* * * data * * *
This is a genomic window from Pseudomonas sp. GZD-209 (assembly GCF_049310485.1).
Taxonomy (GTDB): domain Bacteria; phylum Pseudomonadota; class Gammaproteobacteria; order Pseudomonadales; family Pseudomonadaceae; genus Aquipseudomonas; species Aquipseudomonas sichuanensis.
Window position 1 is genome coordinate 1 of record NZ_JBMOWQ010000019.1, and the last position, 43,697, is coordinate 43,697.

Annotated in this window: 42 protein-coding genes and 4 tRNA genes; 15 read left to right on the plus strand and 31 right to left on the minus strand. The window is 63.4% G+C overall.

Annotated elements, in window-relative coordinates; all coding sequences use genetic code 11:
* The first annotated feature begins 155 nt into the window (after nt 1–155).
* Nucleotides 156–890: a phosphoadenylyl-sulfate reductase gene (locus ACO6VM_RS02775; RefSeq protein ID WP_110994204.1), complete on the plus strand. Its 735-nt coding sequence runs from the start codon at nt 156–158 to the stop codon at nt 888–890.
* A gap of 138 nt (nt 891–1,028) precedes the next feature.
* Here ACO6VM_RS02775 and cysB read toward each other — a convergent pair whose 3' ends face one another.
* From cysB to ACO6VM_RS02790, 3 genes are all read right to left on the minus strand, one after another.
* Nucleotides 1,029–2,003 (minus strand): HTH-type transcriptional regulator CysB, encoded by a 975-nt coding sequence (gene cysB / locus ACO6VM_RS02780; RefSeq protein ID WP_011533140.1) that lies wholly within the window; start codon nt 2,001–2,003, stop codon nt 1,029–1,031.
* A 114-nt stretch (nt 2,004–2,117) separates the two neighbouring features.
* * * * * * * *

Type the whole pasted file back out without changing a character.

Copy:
This is a genomic window from Pseudomonas sp. GZD-209 (assembly GCF_049310485.1).
Taxonomy (GTDB): domain Bacteria; phylum Pseudomonadota; class Gammaproteobacteria; order Pseudomonadales; family Pseudomonadaceae; genus Aquipseudomonas; species Aquipseudomonas sichuanensis.
Window position 1 is genome coordinate 1 of record NZ_JBMOWQ010000019.1, and the last position, 43,697, is coordinate 43,697.

Annotated in this window: 42 protein-coding genes and 4 tRNA genes; 15 read left to right on the plus strand and 31 right to left on the minus strand. The window is 63.4% G+C overall.

Annotated elements, in window-relative coordinates; all coding sequences use genetic code 11:
* The first annotated feature begins 155 nt into the window (after nt 1–155).
* Nucleotides 156–890: a phosphoadenylyl-sulfate reductase gene (locus ACO6VM_RS02775; RefSeq protein ID WP_110994204.1), complete on the plus strand. Its 735-nt coding sequence runs from the start codon at nt 156–158 to the stop codon at nt 888–890.
* A gap of 138 nt (nt 891–1,028) precedes the next feature.
* Here ACO6VM_RS02775 and cysB read toward each other — a convergent pair whose 3' ends face one another.
* From cysB to ACO6VM_RS02790, 3 genes are all read right to left on the minus strand, one after another.
* Nucleotides 1,029–2,003 (minus strand): HTH-type transcriptional regulator CysB, encoded by a 975-nt coding sequence (gene cysB / locus ACO6VM_RS02780; RefSeq protein ID WP_011533140.1) that lies wholly within the window; start codon nt 2,001–2,003, stop codon nt 1,029–1,031.
* A 114-nt stretch (nt 2,004–2,117) separates the two neighbouring features.